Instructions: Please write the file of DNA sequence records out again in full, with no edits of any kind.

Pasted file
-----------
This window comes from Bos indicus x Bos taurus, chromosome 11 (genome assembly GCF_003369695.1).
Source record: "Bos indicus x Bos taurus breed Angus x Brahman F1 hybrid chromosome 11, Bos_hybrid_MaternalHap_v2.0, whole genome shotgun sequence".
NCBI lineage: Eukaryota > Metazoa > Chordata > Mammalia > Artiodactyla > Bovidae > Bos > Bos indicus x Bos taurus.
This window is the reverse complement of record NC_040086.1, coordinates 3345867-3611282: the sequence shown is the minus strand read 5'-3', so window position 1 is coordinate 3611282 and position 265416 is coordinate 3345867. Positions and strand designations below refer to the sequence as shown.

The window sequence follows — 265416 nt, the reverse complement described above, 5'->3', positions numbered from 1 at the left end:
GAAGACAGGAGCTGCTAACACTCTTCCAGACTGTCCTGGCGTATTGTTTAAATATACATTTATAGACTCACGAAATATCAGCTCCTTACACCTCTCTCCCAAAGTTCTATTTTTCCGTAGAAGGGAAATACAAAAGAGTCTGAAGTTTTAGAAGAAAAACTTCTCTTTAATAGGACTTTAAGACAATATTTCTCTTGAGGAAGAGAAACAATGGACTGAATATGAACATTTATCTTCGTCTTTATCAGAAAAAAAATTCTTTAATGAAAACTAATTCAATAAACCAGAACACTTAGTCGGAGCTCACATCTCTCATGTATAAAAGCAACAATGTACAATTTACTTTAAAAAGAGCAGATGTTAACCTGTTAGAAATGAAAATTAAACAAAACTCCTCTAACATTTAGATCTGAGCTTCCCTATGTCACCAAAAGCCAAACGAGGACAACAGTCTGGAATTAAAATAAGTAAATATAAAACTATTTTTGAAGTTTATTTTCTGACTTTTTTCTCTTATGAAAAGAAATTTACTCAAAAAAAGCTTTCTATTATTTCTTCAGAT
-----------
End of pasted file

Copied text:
This window comes from Bos indicus x Bos taurus, chromosome 11 (genome assembly GCF_003369695.1).
Source record: "Bos indicus x Bos taurus breed Angus x Brahman F1 hybrid chromosome 11, Bos_hybrid_MaternalHap_v2.0, whole genome shotgun sequence".
NCBI lineage: Eukaryota > Metazoa > Chordata > Mammalia > Artiodactyla > Bovidae > Bos > Bos indicus x Bos taurus.
This window is the reverse complement of record NC_040086.1, coordinates 3345867-3611282: the sequence shown is the minus strand read 5'-3', so window position 1 is coordinate 3611282 and position 265416 is coordinate 3345867. Positions and strand designations below refer to the sequence as shown.

The window sequence follows — 265416 nt, the reverse complement described above, 5'->3', positions numbered from 1 at the left end:
GAAGACAGGAGCTGCTAACACTCTTCCAGACTGTCCTGGCGTATTGTTTAAATATACATTTATAGACTCACGAAATATCAGCTCCTTACACCTCTCTCCCAAAGTTCTATTTTTCCGTAGAAGGGAAATACAAAAGAGTCTGAAGTTTTAGAAGAAAAACTTCTCTTTAATAGGACTTTAAGACAATATTTCTCTTGAGGAAGAGAAACAATGGACTGAATATGAACATTTATCTTCGTCTTTATCAGAAAAAAAATTCTTTAATGAAAACTAATTCAATAAACCAGAACACTTAGTCGGAGCTCACATCTCTCATGTATAAAAGCAACAATGTACAATTTACTTTAAAAAGAGCAGATGTTAACCTGTTAGAAATGAAAATTAAACAAAACTCCTCTAACATTTAGATCTGAGCTTCCCTATGTCACCAAAAGCCAAACGAGGACAACAGTCTGGAATTAAAATAAGTAAATATAAAACTATTTTTGAAGTTTATTTTCTGACTTTTTTCTCTTATGAAAAGAAATTTACTCAAAAAAAGCTTTCTATTATTTCTTCAGAT